You won’t know it from the wild swings experienced by the stock markets in the recent past but the Sleepy Mini Portfolio gained 1.65% since my previous update. To be fair, it should be pointed out that the portfolio showed gains for the last quarter only after the significant rally of the past couple of days. If I had computed returns the previous day the portfolio would have shown a loss of 1.1%.

It is, perhaps, unsurprising to see that bonds have held up their value in the past quarter but it is surprising to see that US markets have held up relatively well compared to Canadian and other foreign markets. Note that the Sleepy Mini Portfolio started out with an initial investment of $1,000 in August 2007 and $1,000 was added to the portfolio every quarter ever since. A total of $17,000 has been invested in the portfolio and as of November 30, 2011, here’s how it looks:

TDB909 – Canadian Bonds – $3,622 (20.0%)
TDB900 – Canadian Equities – $3,428 (19.0%)
TDB902 – US Equities – $5,719 (31.6%)
TDB911 – International Equities – $5,315 (29.4%)
Total – $18,083
Total Invested – $17,000

We’ll now add another $1,000 to the portfolio and rebalance it according to our original asset allocation — 20% bonds, 20% Canadian stocks, 30% US stocks and 30% international stocks — using this rebalancing spreadsheet. Here are the results:


TDB909 – TD Canadian Bond Index (e-Series) – Buy units for $194.23.
TDB900 – TD Canadian Index (e-Series) – Buy units for $389.12.
TDB911 – TD International Index (e-Series) – Buy units for $416.66.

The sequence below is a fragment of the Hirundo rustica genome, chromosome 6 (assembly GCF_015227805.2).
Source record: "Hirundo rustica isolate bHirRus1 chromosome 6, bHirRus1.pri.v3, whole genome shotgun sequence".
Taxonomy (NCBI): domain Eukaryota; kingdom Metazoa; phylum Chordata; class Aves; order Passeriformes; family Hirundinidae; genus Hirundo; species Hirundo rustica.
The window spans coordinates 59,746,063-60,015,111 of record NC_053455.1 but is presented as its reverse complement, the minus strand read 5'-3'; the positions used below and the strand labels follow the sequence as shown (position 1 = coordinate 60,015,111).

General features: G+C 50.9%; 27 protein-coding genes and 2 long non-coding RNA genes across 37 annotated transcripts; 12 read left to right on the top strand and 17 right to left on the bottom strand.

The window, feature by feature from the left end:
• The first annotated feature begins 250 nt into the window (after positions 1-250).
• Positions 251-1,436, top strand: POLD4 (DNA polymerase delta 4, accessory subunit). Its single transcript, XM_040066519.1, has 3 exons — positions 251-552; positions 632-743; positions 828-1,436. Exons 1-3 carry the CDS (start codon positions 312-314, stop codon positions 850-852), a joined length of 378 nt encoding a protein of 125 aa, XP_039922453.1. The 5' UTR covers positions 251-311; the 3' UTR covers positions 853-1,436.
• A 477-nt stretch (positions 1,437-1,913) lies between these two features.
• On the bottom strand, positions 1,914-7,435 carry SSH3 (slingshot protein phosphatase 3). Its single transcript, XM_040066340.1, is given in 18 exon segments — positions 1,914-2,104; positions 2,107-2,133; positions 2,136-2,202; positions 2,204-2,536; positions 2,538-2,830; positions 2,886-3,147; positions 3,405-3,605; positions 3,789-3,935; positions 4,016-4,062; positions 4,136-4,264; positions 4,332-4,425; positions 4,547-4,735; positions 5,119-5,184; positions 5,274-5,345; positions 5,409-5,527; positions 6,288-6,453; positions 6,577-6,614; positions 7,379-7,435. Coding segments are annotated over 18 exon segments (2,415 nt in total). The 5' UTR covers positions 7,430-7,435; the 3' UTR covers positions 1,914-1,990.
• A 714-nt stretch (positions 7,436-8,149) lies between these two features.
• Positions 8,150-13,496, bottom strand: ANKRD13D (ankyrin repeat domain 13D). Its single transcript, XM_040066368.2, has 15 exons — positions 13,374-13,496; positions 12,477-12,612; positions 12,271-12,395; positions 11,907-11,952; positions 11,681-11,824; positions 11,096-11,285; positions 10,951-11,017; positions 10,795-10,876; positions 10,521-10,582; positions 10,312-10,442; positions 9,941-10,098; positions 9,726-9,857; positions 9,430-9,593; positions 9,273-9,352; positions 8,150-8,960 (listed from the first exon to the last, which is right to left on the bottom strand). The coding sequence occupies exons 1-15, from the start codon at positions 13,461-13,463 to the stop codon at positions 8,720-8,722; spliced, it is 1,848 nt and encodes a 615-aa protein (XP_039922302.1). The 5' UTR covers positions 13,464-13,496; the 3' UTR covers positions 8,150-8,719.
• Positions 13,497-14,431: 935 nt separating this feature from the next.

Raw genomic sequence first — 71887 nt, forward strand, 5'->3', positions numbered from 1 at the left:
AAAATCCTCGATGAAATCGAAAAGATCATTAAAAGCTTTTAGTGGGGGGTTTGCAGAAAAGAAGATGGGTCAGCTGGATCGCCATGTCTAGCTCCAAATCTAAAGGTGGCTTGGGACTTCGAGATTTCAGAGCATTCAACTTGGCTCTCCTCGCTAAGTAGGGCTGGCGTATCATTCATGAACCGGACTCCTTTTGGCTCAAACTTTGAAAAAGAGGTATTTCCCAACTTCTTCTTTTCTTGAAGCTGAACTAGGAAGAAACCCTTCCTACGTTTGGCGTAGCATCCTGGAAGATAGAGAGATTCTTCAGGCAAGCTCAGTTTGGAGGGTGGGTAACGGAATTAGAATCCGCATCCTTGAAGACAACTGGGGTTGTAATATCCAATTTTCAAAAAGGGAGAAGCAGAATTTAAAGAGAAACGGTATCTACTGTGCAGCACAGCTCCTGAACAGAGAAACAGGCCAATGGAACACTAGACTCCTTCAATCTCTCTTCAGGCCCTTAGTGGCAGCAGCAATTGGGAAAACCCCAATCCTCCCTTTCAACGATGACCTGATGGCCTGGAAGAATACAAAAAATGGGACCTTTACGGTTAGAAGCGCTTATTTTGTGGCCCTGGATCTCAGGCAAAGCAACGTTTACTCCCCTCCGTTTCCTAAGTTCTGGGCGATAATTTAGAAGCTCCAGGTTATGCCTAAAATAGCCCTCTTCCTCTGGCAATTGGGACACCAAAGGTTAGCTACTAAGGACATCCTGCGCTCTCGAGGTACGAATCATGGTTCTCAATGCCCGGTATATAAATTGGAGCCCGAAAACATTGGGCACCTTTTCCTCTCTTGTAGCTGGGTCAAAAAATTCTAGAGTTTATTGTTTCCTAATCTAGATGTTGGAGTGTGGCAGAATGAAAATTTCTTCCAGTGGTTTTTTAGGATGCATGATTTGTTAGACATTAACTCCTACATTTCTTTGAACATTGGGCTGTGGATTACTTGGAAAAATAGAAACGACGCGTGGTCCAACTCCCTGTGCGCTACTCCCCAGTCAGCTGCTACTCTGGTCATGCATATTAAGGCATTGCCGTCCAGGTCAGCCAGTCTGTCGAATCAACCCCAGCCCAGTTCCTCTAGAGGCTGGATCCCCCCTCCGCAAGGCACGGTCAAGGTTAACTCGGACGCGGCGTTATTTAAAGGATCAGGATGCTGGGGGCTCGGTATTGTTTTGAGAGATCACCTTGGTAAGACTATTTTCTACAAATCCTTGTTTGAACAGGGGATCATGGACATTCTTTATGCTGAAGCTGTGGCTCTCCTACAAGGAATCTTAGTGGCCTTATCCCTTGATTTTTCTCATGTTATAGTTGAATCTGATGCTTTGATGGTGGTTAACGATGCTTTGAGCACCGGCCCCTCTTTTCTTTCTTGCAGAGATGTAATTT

We will not be adding any new money to the TD e-Series US Index (TDB902) because the new addition ($6.39) is much less than the minimum additional investment of $100. So, we’ll simply add that amount to the new money added to the TD e-Series International Index (TDB911) fund.

In a comment in one of the earlier posts, a reader wondered how much this portfolio has returned since inception. Using the Excel XIRR function, the annualized return works out to 2.8%. Hardly earth shattering but it is early days for the portfolio yet. I would expect a portfolio such as this to return 3.5% in real terms over the long term.

This article has 5 comments

  1. I agree with you that the future for your Sleepy Mini Portfolio is likely to be brighter than its past, but what makes you choose 3.5% as an expected real return?

  2. I guess it’s possible that this portfolio will return 3.5% in real terms over the long term, but it’s looking less statistically likely… I set up a spreadsheet using XIRR and did the optimization. If inflation runs at 2.5%/year, the sleepy mini port, assuming continued $1000 contributions every quarter, would have to return 6.85%/year for the next five and a half years to have a ten year annualized real return of 3.5%. That’s nearly two and a half times more than the annualized real return over the last four and a half years. It could happen, but I’m not sure I’d expect it.

  3. @Michael James: 10-year bond are yielding 2.63%. The dividend yield on TSX, US stocks and EAFE stocks is between 2.0 and 2.5%. If earnings grow at a 2% real rate, we can expect about 4.0% to 4.5% from stocks. The portfolio has a 80%/20% split and if we assume inflation runs at a 2.0% clip, I think the expectation of a 3.5% real return is reasonable over the next decade assuming stock valuations stay the same.

    @Viscount: In May 2011, the same portfolio showed a 6.1% return. So the results will be sensitive to end-dates and market movements. Also, it should be noted that at the end of 10 years, the average dollar in the Sleepy Portfolio would have been invested for just 5 years. That’s a fair time period for measuring results but I wouldn’t call it long-term.

  4. You cited an annualized return of 2.8% for the sleepy portfolio from August 2007 to November 2011. How does that return compare to say the S&P 500 for the same period?

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